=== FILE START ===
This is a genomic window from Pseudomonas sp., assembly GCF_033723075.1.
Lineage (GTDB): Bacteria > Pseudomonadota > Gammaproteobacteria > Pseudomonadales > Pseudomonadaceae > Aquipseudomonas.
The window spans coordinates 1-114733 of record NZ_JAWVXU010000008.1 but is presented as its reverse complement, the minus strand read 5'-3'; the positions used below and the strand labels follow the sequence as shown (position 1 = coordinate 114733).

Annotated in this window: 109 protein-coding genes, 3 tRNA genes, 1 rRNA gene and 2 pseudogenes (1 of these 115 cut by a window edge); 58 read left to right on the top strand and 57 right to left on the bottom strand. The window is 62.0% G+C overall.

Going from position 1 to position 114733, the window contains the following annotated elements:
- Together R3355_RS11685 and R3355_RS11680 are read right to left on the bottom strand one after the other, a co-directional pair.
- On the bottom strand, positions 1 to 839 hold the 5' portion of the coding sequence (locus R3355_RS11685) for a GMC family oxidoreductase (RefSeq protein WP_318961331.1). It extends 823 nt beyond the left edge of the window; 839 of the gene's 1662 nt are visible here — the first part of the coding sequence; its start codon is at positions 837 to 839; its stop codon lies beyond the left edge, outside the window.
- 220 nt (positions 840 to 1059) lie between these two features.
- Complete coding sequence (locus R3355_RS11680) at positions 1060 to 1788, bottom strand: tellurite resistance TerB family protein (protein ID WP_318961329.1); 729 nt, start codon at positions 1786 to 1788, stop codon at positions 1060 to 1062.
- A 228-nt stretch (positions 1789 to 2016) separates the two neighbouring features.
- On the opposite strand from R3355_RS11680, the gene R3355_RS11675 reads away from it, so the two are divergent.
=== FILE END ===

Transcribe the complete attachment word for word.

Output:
This is a genomic window from Pseudomonas sp., assembly GCF_033723075.1.
Lineage (GTDB): Bacteria > Pseudomonadota > Gammaproteobacteria > Pseudomonadales > Pseudomonadaceae > Aquipseudomonas.
The window spans coordinates 1-114733 of record NZ_JAWVXU010000008.1 but is presented as its reverse complement, the minus strand read 5'-3'; the positions used below and the strand labels follow the sequence as shown (position 1 = coordinate 114733).

Annotated in this window: 109 protein-coding genes, 3 tRNA genes, 1 rRNA gene and 2 pseudogenes (1 of these 115 cut by a window edge); 58 read left to right on the top strand and 57 right to left on the bottom strand. The window is 62.0% G+C overall.

Going from position 1 to position 114733, the window contains the following annotated elements:
- Together R3355_RS11685 and R3355_RS11680 are read right to left on the bottom strand one after the other, a co-directional pair.
- On the bottom strand, positions 1 to 839 hold the 5' portion of the coding sequence (locus R3355_RS11685) for a GMC family oxidoreductase (RefSeq protein WP_318961331.1). It extends 823 nt beyond the left edge of the window; 839 of the gene's 1662 nt are visible here — the first part of the coding sequence; its start codon is at positions 837 to 839; its stop codon lies beyond the left edge, outside the window.
- 220 nt (positions 840 to 1059) lie between these two features.
- Complete coding sequence (locus R3355_RS11680) at positions 1060 to 1788, bottom strand: tellurite resistance TerB family protein (protein ID WP_318961329.1); 729 nt, start codon at positions 1786 to 1788, stop codon at positions 1060 to 1062.
- A 228-nt stretch (positions 1789 to 2016) separates the two neighbouring features.
- On the opposite strand from R3355_RS11680, the gene R3355_RS11675 reads away from it, so the two are divergent.